A second handset was running two versions of Android, one for consumer use and one for business. The consumer side is completely open and acts just like a conventional cell phone whereas the business side is more secure but restricted. Data is firewalled between the two sides so, for example, data from the business side cannot be accessed or copied over to the consumer side.
With the two systems, General Dynamics is offering a slightly different user experience. The first approach, installing new firmware, offers a slightly higher level of security but at the expense of user freedom. The second approach, with the dual instances of Android, comes with complete freedom on the consumer side of the phone.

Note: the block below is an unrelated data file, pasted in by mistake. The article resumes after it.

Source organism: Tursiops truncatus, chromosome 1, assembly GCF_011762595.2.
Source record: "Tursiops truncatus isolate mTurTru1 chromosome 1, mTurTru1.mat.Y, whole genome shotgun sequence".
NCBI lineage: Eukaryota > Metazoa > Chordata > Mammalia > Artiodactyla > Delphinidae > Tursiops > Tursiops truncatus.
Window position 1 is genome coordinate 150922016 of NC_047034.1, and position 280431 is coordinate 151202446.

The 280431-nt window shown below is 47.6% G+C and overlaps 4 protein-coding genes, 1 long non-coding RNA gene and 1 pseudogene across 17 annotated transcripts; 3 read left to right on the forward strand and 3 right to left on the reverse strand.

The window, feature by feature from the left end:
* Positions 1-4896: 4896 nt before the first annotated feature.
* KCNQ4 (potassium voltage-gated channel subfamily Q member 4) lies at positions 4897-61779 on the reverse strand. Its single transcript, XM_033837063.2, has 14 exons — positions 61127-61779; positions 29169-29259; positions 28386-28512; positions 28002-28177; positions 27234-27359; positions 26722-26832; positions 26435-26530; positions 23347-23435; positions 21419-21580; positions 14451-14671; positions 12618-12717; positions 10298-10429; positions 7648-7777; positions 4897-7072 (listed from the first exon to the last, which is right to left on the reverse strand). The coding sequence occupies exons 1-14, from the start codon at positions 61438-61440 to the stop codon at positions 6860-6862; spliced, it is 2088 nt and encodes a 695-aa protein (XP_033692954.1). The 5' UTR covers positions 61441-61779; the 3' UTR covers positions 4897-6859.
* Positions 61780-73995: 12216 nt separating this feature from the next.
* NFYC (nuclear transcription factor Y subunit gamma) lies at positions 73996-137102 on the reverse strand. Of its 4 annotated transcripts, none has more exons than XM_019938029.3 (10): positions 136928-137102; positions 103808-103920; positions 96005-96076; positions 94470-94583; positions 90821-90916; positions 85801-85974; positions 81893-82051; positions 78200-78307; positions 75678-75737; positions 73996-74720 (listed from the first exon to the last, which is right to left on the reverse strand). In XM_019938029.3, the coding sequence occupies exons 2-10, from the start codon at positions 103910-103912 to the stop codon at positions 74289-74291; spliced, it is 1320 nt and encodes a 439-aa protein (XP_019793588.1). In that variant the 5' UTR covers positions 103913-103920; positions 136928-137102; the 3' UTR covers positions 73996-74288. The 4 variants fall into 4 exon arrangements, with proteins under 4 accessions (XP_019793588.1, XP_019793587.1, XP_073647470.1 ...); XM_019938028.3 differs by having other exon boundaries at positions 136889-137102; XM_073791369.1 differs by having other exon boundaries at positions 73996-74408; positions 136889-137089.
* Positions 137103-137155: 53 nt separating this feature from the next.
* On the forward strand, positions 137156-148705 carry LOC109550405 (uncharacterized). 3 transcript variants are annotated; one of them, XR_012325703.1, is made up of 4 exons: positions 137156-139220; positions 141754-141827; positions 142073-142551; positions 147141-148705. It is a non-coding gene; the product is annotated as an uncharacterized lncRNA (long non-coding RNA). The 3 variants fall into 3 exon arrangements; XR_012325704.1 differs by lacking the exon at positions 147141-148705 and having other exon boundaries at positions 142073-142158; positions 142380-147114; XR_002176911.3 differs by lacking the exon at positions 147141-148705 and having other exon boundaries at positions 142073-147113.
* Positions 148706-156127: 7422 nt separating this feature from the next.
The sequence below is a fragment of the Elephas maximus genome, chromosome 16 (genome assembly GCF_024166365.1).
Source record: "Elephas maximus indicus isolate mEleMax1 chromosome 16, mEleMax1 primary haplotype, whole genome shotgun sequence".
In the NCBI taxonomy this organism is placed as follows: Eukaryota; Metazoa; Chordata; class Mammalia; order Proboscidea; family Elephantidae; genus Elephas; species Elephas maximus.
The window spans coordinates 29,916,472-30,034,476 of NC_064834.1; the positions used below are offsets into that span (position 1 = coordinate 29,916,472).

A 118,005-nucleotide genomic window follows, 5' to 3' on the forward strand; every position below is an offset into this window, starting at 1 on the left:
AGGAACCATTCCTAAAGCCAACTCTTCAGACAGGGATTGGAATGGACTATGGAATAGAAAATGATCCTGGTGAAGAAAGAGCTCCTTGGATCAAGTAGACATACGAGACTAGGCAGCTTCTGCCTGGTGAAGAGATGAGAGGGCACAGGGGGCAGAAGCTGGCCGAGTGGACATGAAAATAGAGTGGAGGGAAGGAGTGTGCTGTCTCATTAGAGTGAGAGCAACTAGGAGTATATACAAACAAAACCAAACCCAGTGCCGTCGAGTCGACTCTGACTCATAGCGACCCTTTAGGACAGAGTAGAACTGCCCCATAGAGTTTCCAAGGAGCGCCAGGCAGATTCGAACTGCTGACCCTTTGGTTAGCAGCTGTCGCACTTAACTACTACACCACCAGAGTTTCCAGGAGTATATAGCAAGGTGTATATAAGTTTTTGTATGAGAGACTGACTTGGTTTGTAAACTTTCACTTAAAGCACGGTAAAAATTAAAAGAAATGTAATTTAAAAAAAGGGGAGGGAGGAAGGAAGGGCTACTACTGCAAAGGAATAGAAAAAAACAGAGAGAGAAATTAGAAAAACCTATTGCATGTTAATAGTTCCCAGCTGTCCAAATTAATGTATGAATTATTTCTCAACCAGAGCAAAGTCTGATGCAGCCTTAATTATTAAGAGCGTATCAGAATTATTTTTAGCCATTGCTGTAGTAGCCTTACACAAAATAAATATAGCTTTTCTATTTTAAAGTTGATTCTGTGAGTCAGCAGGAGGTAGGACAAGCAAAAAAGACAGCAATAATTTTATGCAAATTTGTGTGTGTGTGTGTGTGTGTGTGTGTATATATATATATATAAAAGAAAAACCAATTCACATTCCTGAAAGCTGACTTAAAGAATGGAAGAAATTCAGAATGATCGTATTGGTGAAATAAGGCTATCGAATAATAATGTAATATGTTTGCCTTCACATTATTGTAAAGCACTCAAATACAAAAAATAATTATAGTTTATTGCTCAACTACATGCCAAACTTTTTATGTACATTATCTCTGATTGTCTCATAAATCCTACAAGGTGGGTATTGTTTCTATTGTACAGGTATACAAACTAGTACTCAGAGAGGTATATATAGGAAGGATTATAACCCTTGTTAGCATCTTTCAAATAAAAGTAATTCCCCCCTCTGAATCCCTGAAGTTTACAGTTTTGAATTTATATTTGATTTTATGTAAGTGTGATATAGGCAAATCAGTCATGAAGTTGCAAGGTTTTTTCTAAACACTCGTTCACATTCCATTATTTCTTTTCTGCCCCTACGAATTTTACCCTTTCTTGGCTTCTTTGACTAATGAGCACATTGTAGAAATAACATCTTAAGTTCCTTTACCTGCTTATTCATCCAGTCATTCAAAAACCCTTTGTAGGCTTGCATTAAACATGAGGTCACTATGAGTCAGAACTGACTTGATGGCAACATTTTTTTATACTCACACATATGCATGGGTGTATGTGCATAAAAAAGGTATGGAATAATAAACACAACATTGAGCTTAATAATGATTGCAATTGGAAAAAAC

The systems were being demonstrated in Barcelona as the U.S. Department of Defense published its plan to equipment up to 600,000 mobile device users in the organization with "secure classified and protected unclassified mobile solutions" that are based on commercial off-the-shelf products.
Martyn Williams covers mobile telecoms, Silicon Valley and general technology breaking news for The IDG News Service. Follow Martyn on Twitter at @martyn_williams. Martyn's e-mail address is email@example.com